That bit of information does something else too. You can see most of the lines snaking out from the rides, but people are extremely bad at estimating. If you looked at the line to, say, The Haunted Mansion, it would be difficult to judge the difference between a half hour long line or a one hour long line. Often, parts of the line are out of view of the path, so you wouldn’t even be able to count the people if you wanted to. Ride operators will adjust the length of the line by opening and closing different loop-backs and u-turns. Visually, the lines can be very deceiving. The shape and space of the lines changes from ride to ride as well. Something that looks like a very long line on one ride might only be a few minutes on another. Those boards will help you decide how to spend your time at the park. Pair that with the phone app that provides you with the same information about ride wait times, and you have the makings of a really powerful queue and crowd management system. All you had to do is provide the information.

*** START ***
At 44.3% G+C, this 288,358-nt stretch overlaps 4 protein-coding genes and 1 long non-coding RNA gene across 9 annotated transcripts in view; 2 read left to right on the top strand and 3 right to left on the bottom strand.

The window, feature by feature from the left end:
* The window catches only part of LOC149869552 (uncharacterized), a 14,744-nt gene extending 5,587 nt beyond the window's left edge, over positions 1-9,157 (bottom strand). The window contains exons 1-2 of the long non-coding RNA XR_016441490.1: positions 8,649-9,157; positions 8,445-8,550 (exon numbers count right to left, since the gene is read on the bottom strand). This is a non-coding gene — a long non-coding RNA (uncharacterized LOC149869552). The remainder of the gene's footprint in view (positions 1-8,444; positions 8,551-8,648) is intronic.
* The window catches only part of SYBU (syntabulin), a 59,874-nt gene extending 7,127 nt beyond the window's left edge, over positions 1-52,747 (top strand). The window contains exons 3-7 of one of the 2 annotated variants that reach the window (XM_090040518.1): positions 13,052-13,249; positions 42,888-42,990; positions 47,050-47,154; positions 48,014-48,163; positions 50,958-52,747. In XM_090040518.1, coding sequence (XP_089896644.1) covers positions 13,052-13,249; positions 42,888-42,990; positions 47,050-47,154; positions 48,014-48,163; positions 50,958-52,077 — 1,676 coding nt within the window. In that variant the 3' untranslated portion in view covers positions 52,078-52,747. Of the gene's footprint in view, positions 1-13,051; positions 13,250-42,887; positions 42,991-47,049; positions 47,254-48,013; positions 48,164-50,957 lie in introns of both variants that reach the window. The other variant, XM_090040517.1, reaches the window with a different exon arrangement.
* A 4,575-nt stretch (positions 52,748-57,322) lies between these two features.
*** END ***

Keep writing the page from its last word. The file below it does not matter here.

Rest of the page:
The next thing is maps. Disneyland has a distinct lack of maps. You know those ubiquitous mall guide boards? Yeah, Disneyland doesn’t have any of those. You can certainly grab a map from the information booth, or you can look at the one in the phone app, but everything in the park is set up so that you don’t need one. If you follow any path, it will loop back around to the main hub. Every path, eventually, feeds back into the central ring of the park. This means, if you know where it is you want to go, you are probably never very far from it. But also, if you don’t know where you want to go, and this is the important bit, you can just keep walking forward to inevitably see all of the park. You could just walk around and experience a constant sense of discovery. There are no maps, and almost no road signs to direct you. They want you to feel like you are exploring and discovering. Because that makes simply walking around fun. There are lots of little alcoves and cul-de-sacs to find. All of them designed specifically for discovery.